We come back to the general condition OWNFUNDS > RISKS and to its more important specification, i.e. CET1 ratio = Common Equity / RWA ≥ 4.5%.
To understand the optimization challenge, some details are needed.
With respect to the optimization tools, the denominator is largely the most important term.
Here with “risks” we mean the Pillar I risks, namely credit, market and operational risk. Some other risks, such as the banking book interest rate risk, are relevant but contribute only to the Pillar II Economic Capital.
To decline the problem in a practical perspective, we show in the below table the risk map for the top 5 five Italian banks, as of 2015, June 30th (for the data preparation, the authors thank Eva Pianalto).
It is worth to note that credit risk is the main contributor to the total risk. Only in two banks (OpRisk + MarketRisk) exceed the 15% of the whole RWA.
This first data suggest that the optimization project must focus on the credit risk building block.
We want to point out that the different risk figures depend from the combination of three different drivers:
- The relative amount of the bank exposure to each risk. Ceteris paribus, of the bank has a bigger trading portfolio, it will show a higher RWA% for that risk
- The average risk intensity per € of exposure. Example: given the same exposure and contractual features (e.g. real estate mortgages), a portfolio with high quality rating debtors will imply a lower capital absorption.
- The risk measurement methodology. This is probably the most important but strangely the most misquoted driver. Example: the approval of the internal IRB model for the credit generally allows a bank to calculate the capital requirement K( ) with a formula that gives a significant capital relief with respect to the standard external rating based model
Coming back to the table, the different relative weight does not depend only on the size of the trading book, nor the net open risky positions, but also on the methodology used for the measurement. We recall that not all banks use internal models for the different risk classes.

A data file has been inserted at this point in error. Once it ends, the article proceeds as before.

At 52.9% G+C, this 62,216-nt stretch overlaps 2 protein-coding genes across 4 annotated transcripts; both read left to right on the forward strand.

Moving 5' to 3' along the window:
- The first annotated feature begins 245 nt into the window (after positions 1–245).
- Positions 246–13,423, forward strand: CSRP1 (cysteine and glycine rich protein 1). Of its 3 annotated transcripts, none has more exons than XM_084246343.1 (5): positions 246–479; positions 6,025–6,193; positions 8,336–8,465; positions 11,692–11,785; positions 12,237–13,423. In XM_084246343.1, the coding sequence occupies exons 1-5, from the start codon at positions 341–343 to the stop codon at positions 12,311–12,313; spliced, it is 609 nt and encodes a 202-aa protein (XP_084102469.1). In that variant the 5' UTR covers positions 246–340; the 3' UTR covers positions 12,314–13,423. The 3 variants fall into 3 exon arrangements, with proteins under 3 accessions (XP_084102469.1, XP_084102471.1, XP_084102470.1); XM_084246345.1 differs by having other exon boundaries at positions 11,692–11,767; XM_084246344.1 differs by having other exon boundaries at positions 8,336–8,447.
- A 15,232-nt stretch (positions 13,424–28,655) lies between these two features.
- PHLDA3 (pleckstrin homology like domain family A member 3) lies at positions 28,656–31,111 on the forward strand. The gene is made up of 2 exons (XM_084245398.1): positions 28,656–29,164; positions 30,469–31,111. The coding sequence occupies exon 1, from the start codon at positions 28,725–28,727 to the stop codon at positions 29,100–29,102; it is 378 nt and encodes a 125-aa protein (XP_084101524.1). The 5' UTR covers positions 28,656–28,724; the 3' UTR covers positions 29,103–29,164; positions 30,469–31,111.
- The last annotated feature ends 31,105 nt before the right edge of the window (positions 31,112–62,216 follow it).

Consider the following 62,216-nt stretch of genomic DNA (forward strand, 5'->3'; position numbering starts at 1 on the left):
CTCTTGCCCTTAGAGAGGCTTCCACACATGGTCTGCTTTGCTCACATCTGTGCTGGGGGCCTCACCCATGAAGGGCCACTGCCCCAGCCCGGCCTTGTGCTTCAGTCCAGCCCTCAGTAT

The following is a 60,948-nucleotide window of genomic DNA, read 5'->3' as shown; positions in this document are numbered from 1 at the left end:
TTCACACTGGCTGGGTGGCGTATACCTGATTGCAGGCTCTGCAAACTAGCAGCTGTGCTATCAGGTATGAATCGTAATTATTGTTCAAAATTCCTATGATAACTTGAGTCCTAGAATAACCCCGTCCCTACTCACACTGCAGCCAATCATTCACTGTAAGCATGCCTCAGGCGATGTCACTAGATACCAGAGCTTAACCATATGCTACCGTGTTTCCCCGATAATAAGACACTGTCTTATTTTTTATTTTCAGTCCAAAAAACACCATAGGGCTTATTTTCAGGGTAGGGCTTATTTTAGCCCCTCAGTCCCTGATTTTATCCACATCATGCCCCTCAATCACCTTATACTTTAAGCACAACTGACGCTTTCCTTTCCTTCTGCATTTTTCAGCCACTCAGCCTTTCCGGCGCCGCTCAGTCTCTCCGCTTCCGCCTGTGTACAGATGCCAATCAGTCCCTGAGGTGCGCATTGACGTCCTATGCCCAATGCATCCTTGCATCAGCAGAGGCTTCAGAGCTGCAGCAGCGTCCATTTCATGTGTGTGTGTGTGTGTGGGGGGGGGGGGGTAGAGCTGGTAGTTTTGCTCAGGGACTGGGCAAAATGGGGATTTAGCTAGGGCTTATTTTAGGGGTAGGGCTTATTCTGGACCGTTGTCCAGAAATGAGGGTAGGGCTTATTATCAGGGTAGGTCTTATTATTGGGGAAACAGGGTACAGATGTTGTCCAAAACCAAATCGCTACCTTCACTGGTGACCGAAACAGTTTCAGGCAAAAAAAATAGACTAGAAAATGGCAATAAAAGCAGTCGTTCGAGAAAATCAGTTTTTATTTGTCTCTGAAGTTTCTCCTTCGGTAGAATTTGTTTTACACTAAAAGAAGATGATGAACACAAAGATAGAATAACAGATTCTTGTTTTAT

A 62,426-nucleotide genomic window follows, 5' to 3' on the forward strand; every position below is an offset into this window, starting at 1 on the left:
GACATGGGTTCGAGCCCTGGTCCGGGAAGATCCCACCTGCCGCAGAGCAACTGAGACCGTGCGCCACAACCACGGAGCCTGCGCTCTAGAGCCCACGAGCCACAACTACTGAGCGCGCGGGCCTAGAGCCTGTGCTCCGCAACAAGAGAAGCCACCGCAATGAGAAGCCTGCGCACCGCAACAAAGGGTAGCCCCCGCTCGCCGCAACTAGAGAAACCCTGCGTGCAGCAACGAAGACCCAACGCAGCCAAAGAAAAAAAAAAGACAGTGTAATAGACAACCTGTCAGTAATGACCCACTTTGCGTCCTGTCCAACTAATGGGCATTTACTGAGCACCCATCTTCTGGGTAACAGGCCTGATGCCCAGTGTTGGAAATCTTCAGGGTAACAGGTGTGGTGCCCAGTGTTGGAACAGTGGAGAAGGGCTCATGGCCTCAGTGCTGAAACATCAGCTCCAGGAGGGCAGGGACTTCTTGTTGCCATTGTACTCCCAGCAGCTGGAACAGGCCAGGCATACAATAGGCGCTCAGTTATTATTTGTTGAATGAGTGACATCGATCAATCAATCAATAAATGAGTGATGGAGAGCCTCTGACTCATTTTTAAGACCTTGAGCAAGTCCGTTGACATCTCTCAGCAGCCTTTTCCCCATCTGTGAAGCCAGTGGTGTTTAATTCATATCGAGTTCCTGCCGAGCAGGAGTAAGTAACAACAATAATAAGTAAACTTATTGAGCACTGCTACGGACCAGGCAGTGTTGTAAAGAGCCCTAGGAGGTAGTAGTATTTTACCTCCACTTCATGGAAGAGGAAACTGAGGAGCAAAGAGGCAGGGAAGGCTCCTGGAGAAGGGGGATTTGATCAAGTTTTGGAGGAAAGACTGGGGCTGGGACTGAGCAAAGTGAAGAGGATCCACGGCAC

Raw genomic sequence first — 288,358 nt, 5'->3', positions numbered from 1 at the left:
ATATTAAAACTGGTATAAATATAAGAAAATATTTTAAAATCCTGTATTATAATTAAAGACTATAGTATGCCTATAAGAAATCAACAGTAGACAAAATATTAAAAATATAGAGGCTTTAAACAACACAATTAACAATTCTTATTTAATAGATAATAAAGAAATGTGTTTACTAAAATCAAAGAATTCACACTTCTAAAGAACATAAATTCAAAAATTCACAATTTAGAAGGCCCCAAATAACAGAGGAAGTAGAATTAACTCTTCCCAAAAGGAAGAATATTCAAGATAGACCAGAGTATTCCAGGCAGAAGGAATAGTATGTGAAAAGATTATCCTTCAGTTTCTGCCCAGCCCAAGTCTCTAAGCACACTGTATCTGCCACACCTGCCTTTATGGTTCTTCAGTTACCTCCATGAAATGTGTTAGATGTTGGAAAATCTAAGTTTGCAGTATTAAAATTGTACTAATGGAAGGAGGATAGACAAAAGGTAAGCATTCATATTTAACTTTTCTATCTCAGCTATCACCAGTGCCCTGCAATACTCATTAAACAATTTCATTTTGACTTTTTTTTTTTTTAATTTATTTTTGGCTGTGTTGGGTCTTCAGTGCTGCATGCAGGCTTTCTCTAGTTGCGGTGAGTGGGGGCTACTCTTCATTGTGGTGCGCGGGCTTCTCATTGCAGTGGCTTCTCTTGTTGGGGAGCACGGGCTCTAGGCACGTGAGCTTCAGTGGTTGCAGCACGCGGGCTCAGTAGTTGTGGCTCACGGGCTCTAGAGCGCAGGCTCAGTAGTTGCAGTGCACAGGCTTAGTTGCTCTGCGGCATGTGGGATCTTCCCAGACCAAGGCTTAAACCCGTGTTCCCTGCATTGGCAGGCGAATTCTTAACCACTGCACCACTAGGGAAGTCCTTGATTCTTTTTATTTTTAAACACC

We now focus further on the credit risk capital requirement, and we briefly review the internal IRB models and the formula for the requirement. In the following, RW stands for the risk weight, hence
Capital Requirement = EAD × RW
RWA = Capital Requirement × 12.5
A) Exposures to governments, financial institutions, corporates
B) Exposures to SME – small enterprises
C) Retail exposures
In the above formula, M represents the maturity, b and adjustment coefficient. R is the loading factor that links the single counterparty to the single risk factor of the Basel model, finally N( ) represents the normal distribution and G( ) its inverse. For details about this model see . Some different rules for R, according to the counterparty sector and size, are given.
2 Which Paths for the Optimization? What Banks (should) optimize?
The RWA optimization issue is a hot problem for most of the European bankers. Many celebrated advisory companies have devoted a huge amount of research and commercial actions to it. See as clear examples  and .
Nevertheless, the problem has not been stated in a systematic form.
In the present first part of the work we avoid excessive technical details, but we recall that any optimization problem must be defined by some standard components.
- The objective function f( ) to be optimized. In this context, we can select:
- min RWA
- MAX (CET1 ratio) = MAX (OwnFunds / RWA). We observe that some “filters” for the numerator depend from some of the same inputs of the RWA quantity, hence the two formulations are not always equivalent.